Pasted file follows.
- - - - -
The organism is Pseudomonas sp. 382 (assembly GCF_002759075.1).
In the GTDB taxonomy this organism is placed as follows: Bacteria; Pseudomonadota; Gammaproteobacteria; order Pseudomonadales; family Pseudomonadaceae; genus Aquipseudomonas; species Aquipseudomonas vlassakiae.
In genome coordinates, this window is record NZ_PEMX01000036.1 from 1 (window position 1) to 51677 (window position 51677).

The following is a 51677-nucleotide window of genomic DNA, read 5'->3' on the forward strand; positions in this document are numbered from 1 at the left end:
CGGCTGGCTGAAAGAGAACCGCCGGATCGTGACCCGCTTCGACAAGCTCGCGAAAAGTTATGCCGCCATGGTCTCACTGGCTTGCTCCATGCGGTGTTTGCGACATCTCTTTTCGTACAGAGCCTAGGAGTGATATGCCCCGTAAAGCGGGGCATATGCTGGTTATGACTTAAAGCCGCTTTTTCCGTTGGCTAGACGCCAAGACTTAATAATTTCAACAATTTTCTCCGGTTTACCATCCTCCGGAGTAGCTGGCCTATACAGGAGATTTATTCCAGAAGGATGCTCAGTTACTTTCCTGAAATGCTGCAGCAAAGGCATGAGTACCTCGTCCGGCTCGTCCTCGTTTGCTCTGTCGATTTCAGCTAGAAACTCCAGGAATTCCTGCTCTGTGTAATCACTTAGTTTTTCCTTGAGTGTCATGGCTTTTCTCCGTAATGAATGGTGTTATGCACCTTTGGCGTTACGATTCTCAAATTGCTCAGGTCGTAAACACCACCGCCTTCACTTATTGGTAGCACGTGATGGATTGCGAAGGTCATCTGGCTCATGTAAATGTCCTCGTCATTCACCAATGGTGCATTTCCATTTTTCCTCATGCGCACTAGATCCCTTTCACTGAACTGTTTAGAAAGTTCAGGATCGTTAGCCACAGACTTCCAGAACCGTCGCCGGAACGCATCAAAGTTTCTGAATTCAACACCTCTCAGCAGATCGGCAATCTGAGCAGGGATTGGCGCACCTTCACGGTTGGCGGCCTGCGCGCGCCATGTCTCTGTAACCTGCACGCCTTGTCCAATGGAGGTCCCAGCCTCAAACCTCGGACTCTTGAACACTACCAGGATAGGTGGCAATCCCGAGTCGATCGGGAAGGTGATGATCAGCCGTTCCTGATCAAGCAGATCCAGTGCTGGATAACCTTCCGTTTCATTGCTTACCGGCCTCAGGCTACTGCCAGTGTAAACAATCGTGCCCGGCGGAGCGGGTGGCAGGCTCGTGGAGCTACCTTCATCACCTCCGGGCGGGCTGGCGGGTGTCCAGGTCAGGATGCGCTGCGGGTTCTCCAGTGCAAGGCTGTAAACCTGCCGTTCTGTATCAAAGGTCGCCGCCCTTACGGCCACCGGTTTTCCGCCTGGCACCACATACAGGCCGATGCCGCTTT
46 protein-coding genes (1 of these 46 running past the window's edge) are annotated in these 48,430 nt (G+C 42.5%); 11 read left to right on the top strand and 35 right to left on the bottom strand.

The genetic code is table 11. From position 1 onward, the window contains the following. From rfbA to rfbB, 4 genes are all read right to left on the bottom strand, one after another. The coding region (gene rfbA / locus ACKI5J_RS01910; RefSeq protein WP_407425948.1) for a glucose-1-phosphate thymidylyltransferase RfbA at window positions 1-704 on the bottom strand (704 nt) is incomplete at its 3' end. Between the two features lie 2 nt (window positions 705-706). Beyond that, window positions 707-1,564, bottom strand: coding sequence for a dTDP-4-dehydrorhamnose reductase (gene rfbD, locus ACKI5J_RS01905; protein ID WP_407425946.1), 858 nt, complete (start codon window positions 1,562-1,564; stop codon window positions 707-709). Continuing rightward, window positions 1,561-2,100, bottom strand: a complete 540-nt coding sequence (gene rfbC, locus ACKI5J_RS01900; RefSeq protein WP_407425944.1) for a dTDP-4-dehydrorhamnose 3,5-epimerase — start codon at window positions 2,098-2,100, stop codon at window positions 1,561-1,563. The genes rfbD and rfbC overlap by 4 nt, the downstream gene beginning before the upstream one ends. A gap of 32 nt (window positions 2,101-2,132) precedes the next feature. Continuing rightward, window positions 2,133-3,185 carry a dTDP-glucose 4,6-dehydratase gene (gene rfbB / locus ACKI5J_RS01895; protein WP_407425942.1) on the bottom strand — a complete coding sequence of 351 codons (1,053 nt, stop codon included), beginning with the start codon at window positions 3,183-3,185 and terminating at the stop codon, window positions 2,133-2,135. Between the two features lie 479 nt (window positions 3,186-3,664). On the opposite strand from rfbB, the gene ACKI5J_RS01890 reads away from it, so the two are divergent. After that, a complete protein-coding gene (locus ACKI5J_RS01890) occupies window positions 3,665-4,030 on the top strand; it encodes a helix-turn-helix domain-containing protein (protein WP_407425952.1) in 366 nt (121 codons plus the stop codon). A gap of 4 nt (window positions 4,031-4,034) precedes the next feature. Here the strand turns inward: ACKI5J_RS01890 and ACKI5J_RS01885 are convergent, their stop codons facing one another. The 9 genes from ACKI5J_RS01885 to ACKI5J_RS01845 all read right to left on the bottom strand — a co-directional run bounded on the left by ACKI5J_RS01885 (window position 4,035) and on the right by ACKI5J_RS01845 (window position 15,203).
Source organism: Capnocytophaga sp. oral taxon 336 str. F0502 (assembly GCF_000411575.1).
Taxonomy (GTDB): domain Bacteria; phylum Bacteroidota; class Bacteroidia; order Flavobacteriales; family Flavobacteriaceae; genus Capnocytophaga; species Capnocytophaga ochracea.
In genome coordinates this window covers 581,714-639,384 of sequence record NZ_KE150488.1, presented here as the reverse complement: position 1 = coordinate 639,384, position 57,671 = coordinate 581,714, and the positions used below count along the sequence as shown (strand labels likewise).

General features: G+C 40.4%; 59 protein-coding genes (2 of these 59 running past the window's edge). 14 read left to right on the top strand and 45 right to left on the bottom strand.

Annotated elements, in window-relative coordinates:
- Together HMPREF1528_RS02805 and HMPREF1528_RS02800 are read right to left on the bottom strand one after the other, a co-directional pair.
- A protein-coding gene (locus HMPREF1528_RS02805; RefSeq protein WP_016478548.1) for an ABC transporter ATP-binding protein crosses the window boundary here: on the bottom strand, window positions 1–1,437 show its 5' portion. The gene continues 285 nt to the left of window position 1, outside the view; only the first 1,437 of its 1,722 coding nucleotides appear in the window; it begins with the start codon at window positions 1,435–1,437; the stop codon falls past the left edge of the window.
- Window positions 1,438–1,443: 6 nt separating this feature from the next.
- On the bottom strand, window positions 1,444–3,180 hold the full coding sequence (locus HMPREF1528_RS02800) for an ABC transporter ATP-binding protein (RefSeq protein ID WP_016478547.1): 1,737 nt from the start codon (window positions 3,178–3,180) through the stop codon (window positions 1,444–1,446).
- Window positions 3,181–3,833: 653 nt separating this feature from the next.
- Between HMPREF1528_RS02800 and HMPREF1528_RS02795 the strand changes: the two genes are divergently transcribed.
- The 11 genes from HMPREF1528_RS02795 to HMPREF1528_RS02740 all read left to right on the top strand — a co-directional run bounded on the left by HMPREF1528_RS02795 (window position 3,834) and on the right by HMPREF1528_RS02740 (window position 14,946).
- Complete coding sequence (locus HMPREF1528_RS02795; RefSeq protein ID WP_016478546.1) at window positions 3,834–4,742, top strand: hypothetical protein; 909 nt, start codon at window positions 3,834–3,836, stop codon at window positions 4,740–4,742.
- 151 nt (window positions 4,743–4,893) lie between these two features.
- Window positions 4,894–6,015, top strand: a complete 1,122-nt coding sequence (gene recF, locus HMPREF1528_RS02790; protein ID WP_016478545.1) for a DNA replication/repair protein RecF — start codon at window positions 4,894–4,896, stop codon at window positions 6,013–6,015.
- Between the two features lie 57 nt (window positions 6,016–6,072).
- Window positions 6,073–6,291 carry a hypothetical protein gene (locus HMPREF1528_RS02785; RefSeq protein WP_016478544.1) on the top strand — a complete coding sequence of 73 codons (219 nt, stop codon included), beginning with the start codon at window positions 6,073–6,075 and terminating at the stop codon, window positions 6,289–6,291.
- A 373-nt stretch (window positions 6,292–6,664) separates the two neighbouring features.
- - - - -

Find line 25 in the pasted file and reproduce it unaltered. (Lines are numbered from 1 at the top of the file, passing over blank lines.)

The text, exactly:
- A 373-nt stretch (window positions 6,292–6,664) separates the two neighbouring features.